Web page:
Sophie Osborn has a long history of observing, surveying, and studying birds in North, Central and South America as field biologist, research biologist, field manager, and wildlife program director. A couple of these stints (besides the three described here) are briefly described in tantalizing (and scary) detail in Feather Trails. (I’d love to read a book about your adventures in Guatemala studying Yellow-naped Amazons, Sophie!) She has a master’s degree in science from the University of Montana, and is the author, as mentioned above, of Condors in Canyon Country: The Return of the California Condor to the Grand Canyon Region (Grand Canyon Association, 2007), recipient of many awards including the 2007 National Outdoor Book Award for Nature and the Environment. She’s also written articles in scientific journals and nature/birding magazines and kept the public informed about the California Condor project with her many “Notes From the Field” for The Peregrine Fund newsletter. She also maintains a website of her writings on nature and conservation at Words for Birds.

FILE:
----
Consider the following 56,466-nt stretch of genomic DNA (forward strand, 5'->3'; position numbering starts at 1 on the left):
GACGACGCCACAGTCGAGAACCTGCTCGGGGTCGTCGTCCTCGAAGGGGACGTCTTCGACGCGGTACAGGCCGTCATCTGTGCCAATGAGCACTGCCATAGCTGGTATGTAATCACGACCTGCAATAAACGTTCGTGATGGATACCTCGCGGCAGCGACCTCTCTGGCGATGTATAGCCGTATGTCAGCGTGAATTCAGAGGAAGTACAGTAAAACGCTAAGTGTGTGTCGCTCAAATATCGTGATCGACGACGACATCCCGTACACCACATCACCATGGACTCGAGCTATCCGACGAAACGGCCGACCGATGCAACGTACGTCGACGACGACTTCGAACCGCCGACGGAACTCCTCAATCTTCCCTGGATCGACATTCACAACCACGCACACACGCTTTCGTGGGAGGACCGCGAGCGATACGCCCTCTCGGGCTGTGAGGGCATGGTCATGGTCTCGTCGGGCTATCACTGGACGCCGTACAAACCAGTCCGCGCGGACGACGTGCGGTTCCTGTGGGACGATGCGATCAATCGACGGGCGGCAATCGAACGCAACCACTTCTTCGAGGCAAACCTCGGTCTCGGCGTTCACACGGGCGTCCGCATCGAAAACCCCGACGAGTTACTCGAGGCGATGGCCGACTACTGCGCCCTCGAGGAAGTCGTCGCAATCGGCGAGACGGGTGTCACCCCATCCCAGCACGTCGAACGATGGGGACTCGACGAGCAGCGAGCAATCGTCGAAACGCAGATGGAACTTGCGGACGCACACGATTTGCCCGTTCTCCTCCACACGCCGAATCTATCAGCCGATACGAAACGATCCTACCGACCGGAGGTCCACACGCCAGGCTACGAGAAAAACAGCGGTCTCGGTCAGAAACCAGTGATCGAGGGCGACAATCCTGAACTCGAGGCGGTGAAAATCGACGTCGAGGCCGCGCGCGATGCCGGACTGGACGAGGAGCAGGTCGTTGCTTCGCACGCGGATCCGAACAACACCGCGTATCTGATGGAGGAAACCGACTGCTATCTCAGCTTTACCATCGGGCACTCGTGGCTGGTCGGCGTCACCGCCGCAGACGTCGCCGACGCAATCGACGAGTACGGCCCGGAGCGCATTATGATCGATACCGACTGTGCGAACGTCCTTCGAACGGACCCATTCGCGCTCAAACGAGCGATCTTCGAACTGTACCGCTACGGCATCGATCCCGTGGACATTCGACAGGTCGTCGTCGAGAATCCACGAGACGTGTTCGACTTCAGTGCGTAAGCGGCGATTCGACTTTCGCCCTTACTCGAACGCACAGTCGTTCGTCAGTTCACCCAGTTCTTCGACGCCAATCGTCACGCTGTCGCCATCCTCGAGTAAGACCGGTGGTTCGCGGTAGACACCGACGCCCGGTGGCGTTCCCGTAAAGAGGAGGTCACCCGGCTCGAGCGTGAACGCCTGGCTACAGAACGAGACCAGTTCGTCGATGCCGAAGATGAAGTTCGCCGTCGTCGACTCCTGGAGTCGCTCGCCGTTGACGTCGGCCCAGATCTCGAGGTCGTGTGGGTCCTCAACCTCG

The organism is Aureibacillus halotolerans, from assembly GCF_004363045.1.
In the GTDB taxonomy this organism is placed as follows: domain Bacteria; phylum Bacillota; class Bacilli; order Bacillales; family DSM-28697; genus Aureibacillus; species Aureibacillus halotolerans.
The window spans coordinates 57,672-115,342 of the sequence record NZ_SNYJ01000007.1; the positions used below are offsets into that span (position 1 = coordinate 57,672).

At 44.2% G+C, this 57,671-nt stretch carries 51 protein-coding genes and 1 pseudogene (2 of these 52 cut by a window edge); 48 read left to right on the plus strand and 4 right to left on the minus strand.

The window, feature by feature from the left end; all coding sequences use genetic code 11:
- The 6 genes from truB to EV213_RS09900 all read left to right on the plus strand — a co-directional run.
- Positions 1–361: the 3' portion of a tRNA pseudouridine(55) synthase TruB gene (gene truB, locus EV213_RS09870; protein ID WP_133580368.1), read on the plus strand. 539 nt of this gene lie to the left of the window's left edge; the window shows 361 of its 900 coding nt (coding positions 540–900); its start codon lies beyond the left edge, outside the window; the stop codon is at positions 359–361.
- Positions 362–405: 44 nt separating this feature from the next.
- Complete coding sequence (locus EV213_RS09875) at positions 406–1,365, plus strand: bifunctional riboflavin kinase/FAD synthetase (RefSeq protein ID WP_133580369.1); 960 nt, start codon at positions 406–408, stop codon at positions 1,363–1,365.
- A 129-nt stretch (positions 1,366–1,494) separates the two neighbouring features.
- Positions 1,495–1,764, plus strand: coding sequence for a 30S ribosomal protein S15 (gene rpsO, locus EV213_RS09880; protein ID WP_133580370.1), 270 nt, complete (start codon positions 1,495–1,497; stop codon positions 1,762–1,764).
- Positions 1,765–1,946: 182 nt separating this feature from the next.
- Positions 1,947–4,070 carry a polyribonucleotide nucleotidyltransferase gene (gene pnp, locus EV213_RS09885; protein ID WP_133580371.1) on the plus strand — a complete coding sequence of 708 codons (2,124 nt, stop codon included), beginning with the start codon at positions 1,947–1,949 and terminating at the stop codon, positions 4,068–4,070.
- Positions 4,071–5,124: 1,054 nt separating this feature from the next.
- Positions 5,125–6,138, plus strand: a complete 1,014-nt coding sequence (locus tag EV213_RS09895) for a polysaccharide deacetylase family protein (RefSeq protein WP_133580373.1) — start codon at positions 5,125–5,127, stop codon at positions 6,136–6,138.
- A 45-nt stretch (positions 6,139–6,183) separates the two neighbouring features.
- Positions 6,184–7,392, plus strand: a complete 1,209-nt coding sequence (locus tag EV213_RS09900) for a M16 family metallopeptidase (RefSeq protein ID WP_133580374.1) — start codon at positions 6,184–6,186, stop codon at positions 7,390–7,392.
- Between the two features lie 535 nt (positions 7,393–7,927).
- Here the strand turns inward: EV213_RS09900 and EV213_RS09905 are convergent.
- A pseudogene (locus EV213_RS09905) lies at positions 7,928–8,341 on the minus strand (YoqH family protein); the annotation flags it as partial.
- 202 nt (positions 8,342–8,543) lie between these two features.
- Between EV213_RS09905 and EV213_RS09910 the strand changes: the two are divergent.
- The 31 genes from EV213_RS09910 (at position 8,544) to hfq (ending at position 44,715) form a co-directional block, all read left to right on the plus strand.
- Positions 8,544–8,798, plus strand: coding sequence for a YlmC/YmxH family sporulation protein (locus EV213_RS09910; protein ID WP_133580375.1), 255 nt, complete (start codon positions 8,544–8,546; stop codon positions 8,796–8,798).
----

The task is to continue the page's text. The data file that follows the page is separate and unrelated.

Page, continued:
Feather Trails: A Journey of Discovery Among Endangered Birds by Sophie A. H. Osborn is one of the best books I’ve read about endangered birds and conservation. It’s a subject that can easily veer into preachiness and depression. By focusing on three case studies from a personal, memoir-oriented point of view, Osborn engages our imagination while informing our brain. She illustrates the commitment and hard work of the field biologists and condor workers responsible for the the successes of these projects. She makes the point that while much funding and public support goes to charismatic birds like Peregrine Falcon and California Condor, other birds on the brink of extinction, like the Hawaiian Crow, are barely known and funded and the complex work needed to return them to the wild may never be finished. She articulates additional problems biologists and conservationists are tackling–human garbage, wind turbines, and of course climate change, pointing out that while these seem insurmountable, analyzing the problem, pulling apart the threads, knowing the birds, learning their stories can be paths to hope. Sophie Osborn has a lot of stories to tell, a lot to say about the world of conservation biology and politics, and I hope she continues to write in her elegant style about both.